Two things crop up in mentoring sessions a lot. First, questions like ‘How do I make my writing sound more formal/professional?” Second, the length and wordiness of the weaker bits of writing. In academic writing too many words are worse than too few. On starting University, the gulf between written and spoken English grows, and once well-crafted essay now seems amateurish.
When asked for help refining writing- well, it’s a lifelong thing! But there are few tricks that can be used. Tense, too, can make a great difference (‘tense can be making, too’ doesn’t sound as snappy). Much of this will fall into the final editing stage, which can feel more like a pruning session than anything else. Still, it’s often the little microskills that add an air of confidence and professionalism. It may be easier to categorize them…
Substituting words-Because/as, Lots of/many, this means that/hence, Even though/while, Keep/retain, But/yet, Says/states (affirms, suggests, argues…), you’ll probably come up with far more as you think about them. Swapping a longer word with a shorter one, or an informal with a formal one, is an easy way to polish your work. Remember the word count, but also how long it will take to read your sentence. A syllable count will make a difference too!
Emotiveness-Another thing is to keep traces of emotion to a minimum. You may be writing a heartrending report on some appalling topics, but it is not so much about your feelings, as the reasons the reader should feel that way. I read an article in the Guardian which was basically about how much the writer hated the Thames Garden Bridge. I gave up caring what they thought long before the end of the article, being presented with so many laden words (despicable, chummy, gobbled ect…) and so few reasons to feel the same way as the journalist.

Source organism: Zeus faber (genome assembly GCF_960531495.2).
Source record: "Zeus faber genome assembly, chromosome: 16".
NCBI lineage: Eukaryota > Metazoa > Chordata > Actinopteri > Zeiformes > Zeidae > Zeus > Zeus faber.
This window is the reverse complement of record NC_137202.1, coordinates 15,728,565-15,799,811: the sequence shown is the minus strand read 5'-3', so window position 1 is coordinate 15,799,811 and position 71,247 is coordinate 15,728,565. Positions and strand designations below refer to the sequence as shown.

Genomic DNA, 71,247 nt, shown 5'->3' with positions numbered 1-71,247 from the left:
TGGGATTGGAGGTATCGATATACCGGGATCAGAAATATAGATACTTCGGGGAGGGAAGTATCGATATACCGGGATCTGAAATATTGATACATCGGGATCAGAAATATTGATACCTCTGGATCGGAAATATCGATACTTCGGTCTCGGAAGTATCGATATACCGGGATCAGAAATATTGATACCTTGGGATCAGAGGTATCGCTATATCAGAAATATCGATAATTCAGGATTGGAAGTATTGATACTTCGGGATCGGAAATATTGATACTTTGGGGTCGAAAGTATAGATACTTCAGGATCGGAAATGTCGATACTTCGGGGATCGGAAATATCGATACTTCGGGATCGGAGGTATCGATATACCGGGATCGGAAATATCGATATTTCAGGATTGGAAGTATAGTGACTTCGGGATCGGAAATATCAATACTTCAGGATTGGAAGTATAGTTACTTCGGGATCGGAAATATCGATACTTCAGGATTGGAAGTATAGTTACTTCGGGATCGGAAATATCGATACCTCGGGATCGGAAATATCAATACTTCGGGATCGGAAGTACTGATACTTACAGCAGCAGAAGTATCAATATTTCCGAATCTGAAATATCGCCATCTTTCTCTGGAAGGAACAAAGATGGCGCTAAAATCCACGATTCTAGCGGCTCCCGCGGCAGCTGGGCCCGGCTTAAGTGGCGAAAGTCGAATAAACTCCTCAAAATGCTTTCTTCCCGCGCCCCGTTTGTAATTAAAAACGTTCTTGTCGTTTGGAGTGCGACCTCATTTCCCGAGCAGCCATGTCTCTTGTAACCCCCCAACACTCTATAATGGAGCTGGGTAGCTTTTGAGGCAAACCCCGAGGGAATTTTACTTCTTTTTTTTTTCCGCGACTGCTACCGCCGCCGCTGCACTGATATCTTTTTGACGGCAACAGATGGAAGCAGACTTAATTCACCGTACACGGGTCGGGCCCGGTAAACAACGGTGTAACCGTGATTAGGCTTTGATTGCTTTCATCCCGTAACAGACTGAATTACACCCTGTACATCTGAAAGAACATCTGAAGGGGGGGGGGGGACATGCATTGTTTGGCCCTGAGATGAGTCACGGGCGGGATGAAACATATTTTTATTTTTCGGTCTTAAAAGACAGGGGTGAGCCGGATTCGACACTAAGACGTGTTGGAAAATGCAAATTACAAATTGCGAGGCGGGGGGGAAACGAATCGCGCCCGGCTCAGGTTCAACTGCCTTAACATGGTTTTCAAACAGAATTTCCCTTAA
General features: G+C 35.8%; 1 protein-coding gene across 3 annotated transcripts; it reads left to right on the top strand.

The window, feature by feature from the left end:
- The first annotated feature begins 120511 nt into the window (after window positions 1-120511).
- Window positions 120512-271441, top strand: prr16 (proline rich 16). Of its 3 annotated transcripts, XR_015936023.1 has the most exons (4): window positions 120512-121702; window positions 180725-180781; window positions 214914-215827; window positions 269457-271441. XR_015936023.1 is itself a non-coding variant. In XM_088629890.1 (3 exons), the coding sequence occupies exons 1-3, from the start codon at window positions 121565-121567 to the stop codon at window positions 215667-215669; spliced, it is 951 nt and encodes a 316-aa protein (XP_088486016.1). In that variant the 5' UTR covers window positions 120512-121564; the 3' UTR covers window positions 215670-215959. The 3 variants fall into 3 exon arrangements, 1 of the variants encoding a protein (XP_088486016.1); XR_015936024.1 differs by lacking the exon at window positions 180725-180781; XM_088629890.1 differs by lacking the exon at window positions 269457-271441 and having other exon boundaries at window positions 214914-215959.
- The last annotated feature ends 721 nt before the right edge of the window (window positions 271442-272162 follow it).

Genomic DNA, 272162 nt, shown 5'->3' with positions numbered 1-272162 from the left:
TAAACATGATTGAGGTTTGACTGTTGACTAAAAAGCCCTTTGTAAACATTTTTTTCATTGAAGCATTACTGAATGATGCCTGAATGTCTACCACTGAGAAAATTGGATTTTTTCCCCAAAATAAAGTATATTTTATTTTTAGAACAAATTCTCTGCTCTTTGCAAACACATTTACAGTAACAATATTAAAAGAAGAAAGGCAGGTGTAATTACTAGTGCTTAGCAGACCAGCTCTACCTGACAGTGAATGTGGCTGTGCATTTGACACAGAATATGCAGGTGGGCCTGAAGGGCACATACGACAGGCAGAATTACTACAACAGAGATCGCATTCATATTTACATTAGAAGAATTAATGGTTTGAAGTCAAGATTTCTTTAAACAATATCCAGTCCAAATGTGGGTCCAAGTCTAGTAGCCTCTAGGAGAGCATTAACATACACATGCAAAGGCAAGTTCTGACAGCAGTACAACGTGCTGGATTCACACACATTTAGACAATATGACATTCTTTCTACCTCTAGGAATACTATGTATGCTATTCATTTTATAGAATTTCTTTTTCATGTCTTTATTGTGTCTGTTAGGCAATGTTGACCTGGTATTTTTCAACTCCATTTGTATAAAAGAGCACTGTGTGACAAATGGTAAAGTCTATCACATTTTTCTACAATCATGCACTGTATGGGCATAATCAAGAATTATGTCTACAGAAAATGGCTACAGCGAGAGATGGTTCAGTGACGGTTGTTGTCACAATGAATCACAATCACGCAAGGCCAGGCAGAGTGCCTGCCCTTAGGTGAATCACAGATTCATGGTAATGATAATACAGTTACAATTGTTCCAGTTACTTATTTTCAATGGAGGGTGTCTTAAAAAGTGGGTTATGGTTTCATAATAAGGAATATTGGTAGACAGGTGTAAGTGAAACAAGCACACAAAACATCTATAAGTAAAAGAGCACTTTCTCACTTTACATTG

While essays allow more flexibility for personal opinion than reports, remember to present the information, order it so it supports what you believe, summarise what you feel should be taken from it- and let the reader form their own views.
Structure and order- ‘Many excellent blog posts have been published by the Study Skills Centre’ is not quite as strong as ‘The Study Skills Centre has published many excellent blog posts’. The first is an example of the ‘passive construction’, where a noun has something done to it. The second is the ‘active construction’- the subject does something in its own right. The blog posts were published- but the Study Skills Centre publishing them sounds more engaging.
Also-paragraph beginnings and ends. A common way of beginning a paragraph is to finish the previous one with a statement, then begin with a formulaic link word such as ‘ However’ or ‘Therefore’. If each paragraph follows the same pattern it gives an under confident impression and a rather flat tone.
Try using a question or a quote. An element of uncertainty in the leading statement, can pique reader interest. Especially if it’s something they didn’t expect. Or beginning a paragraph with a ‘honing in’ of something brought up in the previous one? The ‘Henceforth’ or ‘Although’ can be moved further into the paragraph, if used at all.
Writing should be enjoyable to read. For all the stress and worry of writing, it will be worth it in the end. You’re always going to come back to it later on and feel you could do better (hence my previous post on cringy pre-teen poetry). The main thing is that the piece at hand is as good as you can make it. Be proud of your writing!